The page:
It may be illegal for you to record a phone conversation or Skype-like session (i.e. voice recording), unless you get permission of all parties (that depends on where you and they are located). There are "reasonable expectation of privacy" considerations that are very unlikely to apply to a phone call, but could apply to a Skype session (owing to quirks in the law). That does not seem to be a concern here.
If you publicly and falsely claim that a person did something bad (e.g. the service person), then that could be defamation and you could be sued. If the person did do a bad thing, that is a defense against defamation (accurately quoting a person is not defamatory).
There is a murky area involving anti-disparagement clauses, which are or have been found in software licenses, basically requiring you to not publicly criticize the company, as a condition for using their software. If there is no such clause, there is no first step for them suing you (for breach of contract). If you are in California, there can't be such a clause. Such clauses have been upheld at least once (Freelife International v. American Educational Music).
There cannot be laws in the US that prohibit criticism, because of the First Amendment. A corollary of this is that (in the absence of an anti-disparagement clause), criticism cannot be a tort.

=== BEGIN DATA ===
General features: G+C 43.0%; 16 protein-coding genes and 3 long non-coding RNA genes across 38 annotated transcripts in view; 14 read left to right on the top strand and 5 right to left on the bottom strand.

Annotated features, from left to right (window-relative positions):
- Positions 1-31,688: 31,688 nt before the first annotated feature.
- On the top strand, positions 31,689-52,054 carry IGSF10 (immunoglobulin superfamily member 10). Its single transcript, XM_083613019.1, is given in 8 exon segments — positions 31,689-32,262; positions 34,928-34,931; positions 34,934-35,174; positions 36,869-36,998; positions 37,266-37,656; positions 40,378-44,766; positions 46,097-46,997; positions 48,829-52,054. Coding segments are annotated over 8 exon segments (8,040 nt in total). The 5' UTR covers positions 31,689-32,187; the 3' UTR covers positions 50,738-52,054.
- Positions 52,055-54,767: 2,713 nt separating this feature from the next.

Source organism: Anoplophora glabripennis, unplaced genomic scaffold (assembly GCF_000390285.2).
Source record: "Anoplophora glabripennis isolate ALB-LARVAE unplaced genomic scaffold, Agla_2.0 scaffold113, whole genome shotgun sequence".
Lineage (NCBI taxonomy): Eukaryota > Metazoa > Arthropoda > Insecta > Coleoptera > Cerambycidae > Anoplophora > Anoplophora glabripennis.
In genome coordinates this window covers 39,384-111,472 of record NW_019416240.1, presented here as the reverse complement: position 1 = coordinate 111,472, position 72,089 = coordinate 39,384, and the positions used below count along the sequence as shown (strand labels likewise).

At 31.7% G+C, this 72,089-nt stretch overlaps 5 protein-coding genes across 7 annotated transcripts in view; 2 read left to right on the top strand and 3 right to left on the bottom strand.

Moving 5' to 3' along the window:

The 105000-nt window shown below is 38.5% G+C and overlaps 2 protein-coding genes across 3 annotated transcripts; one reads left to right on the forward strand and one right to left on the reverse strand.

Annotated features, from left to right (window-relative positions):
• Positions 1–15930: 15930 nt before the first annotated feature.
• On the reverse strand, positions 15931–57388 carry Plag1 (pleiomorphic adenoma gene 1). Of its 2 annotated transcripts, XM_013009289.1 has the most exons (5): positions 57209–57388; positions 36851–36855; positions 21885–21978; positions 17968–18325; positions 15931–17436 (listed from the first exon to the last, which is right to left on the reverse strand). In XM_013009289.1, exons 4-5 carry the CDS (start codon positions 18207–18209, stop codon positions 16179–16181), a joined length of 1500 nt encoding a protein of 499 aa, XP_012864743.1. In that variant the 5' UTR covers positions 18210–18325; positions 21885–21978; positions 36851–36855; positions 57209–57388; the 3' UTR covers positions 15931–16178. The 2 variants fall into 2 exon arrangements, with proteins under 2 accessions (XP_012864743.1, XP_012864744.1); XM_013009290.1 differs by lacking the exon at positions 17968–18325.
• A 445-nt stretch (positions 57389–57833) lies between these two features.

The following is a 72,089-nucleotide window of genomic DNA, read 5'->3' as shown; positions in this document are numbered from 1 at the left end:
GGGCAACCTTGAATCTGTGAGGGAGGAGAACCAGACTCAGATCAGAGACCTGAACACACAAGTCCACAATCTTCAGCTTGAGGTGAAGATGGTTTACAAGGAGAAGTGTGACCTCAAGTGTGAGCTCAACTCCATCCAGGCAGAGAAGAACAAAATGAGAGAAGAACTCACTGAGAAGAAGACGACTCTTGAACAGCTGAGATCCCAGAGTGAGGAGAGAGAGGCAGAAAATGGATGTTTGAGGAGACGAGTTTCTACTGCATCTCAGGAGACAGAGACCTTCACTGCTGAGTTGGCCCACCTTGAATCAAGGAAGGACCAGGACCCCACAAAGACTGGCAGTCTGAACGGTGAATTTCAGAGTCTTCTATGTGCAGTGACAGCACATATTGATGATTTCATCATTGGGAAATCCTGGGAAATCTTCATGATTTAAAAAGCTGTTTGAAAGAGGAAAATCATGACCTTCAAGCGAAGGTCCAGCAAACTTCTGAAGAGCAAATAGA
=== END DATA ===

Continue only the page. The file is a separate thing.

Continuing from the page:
Therefore, there seems to be no risk, other than annoying the company. If the company withholds service, they are in breach of contract. They could, however, be less than cooperative in future customer service incidents (customer service sometimes goes above and beyond the lowest bar of service demanded by law). There is probably a clause that allows them to terminate the agreement under certain circumstances, including "harassing" personnel. Posting a factual criticism doesn't objectively constitute harassing personnel, but you almost certainly also have an arbitration clause whereby you have to resolve disputes out of court. If they terminate your agreement for harassment, the question of whether they breached the agreement is determined by, well, you'd have to read what the arbitration agreement says.